Jeffrey W. Schrader will not be coming to a television household near you. The 49-year-old Colorado man in September applied to be a technician for U.S. Broadband, the contractor used by Cox Communications Inc. to establish Internet and cable connections at homes in and around Las Vegas.
He failed the background check, which screened for credit history, drug use, driving violations and criminal activity. The investigation discovered active warrants for his arrest on felony charges of sexually exploiting children.
Now, instead of entering the homes of unsuspecting consumers, he’s in jail in Boulder, Colo. — awaiting trial, according to the Boulder County Sheriff’s Department.
Even though he did not directly work for Cox, Schrader represented a cable system or direct-broadcast satellite operator’s worst nightmare: A potential bad actor who might take advantage of the families whose homes he entered. Wrecking the lives of individual families, through seduction of minors, rape of adults or theft of their possessions through theft, also wrecks the reputation of the service provider — and its bottom line. Good will is lost, and profits are punished through legal judgments.
Mary Poquette, co-chairwoman of the National Association of Professional Background Screeners, said U.S. businesses suffer $1.2 billion per year in losses from internal theft.
Employees who turn their criminal tendencies loose on the public expose their employers to civil suits for negligent hiring. A study by Liability Consultants Inc., which provides expert witnesses for lawsuits, estimates the average settlement now is $1.6 million.
“Surely the reputation of businesses takes a long time to build up, and that can quickly be ruined, especially when it is shown that an employer has done nothing to protect its customers, other employees or its vendors,” Poquette said.
Large cable-system operators such as Comcast Corp., Adelphia Communications Corp. and Time Warner Cable said they investigate the backgrounds of all direct hires for honesty and criminality; and that they demand the same probing by contractors and sub-contractors.
But no screening system is perfect.
In one 1996 case, Ceotis Franks, an installer working for Comcast Corp., entered a house in Little Rock, Ark., on the pretext of checking for cable signal problems in the area.
He returned later the same day, raped a woman who lived there, tried to murder her and then set fire to the house in an attempt to cover his crime.
She survived and helped send her attacker to prison for a term of 72 years.
THE GOOD CASE
In the Schrader case, a credit check helped uncover the warrants that sent him to jail, according to executives for Secure Signals International, a risk-management firm hired by U.S. Broadband. Credit reports filled in gaps in addresses listed by Schrader on his job application, according to Kathleen McGinnis, vice president of client services. That disclosed a Colorado address Schrader used in 2003 and 2004. Investigators then checked courthouses in Boulder County, and found the active warrant at the Boulder County District Court.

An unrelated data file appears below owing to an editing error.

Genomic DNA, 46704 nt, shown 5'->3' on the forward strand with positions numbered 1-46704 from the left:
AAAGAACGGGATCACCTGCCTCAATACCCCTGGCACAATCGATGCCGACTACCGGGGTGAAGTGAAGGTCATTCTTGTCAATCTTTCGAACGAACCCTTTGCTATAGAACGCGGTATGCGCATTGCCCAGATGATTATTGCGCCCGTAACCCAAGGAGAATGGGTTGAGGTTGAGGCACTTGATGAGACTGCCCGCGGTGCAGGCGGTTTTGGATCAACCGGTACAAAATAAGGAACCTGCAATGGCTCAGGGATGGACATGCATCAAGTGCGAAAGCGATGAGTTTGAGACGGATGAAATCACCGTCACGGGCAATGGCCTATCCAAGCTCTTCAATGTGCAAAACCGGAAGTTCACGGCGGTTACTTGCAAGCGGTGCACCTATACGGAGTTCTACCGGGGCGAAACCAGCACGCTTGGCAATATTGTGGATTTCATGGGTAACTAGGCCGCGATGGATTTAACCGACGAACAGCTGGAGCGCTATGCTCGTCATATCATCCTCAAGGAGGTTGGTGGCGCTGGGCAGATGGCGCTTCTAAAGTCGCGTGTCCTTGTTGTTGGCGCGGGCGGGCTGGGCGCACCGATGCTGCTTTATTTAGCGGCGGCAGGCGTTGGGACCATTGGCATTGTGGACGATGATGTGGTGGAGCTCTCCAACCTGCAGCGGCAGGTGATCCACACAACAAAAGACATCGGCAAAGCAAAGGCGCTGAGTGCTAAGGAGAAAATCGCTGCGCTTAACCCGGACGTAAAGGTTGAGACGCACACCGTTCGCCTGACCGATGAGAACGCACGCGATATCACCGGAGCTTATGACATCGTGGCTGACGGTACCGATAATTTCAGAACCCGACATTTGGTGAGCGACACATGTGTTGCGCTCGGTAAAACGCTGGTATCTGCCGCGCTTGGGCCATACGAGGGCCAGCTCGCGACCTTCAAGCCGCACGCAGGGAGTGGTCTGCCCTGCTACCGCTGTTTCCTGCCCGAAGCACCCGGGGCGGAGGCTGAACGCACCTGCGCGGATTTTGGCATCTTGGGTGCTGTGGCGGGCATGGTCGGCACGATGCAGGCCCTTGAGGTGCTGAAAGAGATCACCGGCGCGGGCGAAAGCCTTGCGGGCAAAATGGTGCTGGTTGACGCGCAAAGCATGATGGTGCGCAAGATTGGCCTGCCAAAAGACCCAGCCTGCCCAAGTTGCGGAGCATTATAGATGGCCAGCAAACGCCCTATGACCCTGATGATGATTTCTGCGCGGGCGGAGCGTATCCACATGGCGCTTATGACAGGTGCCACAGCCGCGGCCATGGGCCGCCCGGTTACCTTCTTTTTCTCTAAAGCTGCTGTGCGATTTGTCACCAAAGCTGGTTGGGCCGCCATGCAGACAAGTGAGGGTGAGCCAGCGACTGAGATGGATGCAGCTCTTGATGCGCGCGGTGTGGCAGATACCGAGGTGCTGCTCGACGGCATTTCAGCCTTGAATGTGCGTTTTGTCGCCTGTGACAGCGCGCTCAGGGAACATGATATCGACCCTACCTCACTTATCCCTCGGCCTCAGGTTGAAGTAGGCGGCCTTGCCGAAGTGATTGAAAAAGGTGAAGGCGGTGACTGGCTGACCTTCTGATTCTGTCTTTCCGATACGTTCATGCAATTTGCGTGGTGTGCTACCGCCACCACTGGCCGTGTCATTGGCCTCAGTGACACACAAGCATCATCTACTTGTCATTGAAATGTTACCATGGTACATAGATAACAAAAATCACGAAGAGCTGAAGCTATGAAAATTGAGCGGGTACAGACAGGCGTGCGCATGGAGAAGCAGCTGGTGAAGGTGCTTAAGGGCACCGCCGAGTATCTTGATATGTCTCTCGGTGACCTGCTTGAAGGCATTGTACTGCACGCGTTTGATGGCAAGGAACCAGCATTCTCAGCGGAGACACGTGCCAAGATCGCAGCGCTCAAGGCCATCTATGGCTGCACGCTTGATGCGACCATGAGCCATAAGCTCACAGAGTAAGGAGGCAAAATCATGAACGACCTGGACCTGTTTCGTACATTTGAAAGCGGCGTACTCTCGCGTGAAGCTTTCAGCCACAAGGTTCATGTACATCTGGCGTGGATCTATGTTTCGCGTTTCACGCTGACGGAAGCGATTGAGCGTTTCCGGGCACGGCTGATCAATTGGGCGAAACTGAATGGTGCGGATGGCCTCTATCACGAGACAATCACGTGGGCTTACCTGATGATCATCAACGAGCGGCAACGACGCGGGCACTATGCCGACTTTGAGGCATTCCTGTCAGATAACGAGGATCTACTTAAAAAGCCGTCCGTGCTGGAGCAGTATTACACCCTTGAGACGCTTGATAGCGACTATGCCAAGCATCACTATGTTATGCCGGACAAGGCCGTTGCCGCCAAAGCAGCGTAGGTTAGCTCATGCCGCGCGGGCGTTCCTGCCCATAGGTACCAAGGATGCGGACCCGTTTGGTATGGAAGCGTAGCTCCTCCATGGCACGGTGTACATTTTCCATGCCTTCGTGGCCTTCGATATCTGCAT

According to the warrant, Schrader and his wife, Loni, had a spat at their Lafayette, Colo., home on March 27, 2003. Three days later, Loni Schrader took floppy disks, containing pornographic images of underage girls, to police. She asserted that her husband had downloaded the pictures from the Internet onto a computer the two shared.
Mrs. Schrader also gave investigators a copy of an e-mail, allegedly written by Schrader. The woman had confronted her husband about the images and in the e-mail allegedly written by Jeffrey Schrader, he responded, “I found some stuff that is downright sick. It’s nude young girl stuff.”
A forensic computer investigation recovered erotic photos of girls younger than 10 years old. A warrant was issued for Schrader’s arrest on Jan. 12, 2004, on 10 counts of sexual exploitation of children. The first image draws a misdemeanor charge, but subsequent images are charged as felonies.
By then, Jeffrey Schrader had left Colorado. Though Loni Schrader informed authorities that her husband has family in Glendale, Ariz., and Las Vegas, Boulder Sheriff’s Department Lt. Joe Gang said authorities had no indication where the suspect had gone.
“We have very few resources to seek [fugitives] out,” the lieutenant said.
McGinnis of Secure Signals said her firm doesn’t always notify police of the data it finds. The company identified Schrader to authorities because the charges alleged crimes against children.
Lt. Dan Flaherty of the Las Vegas Metro Police, who received the message from McGinnis, called Schrader’s arrest “a rare grab.”
Flaherty said the suspect was 'hiding out” at his brother’s home, rarely venturing out except to seek work
Authorities arrested Jeffrey Schrader on Sept. 27. He waived extradition and was returned to Colorado on Oct. 11.
THE BAD CASE
Not all vetting goes according to the book, however. On the other end of the spectrum is a 2003 incident involving an employee of a Sacramento area subcontractor, Links Communications Inc., working for Comcast Corp.
In that case, a convicted rapist managed to work as an installer, entering customers’ homes without Links or Comcast knowing anything was amiss. And he raped again.
The contract employee, Luis Saravia, was making repairs in Carmichael, Calif., on July 30, 2003, when he crossed paths with an intellectually disabled 19-year-old girl. According to a civil suit filed in Sacramento Superior Court, victim “Maria D.” has the mental capacity of a 5-year-old.
Security cameras near the victim’s home recorded Saravia, his Comcast ID visible, following the girl, then helping her over a fence into a neighbor’s yard.
She later reappears, buttoning her pants. She reported the attack to relatives after one of them noticed the grass stains and debris on her clothes and questioned her. A medical exam confirmed the attack, according to the civil suit.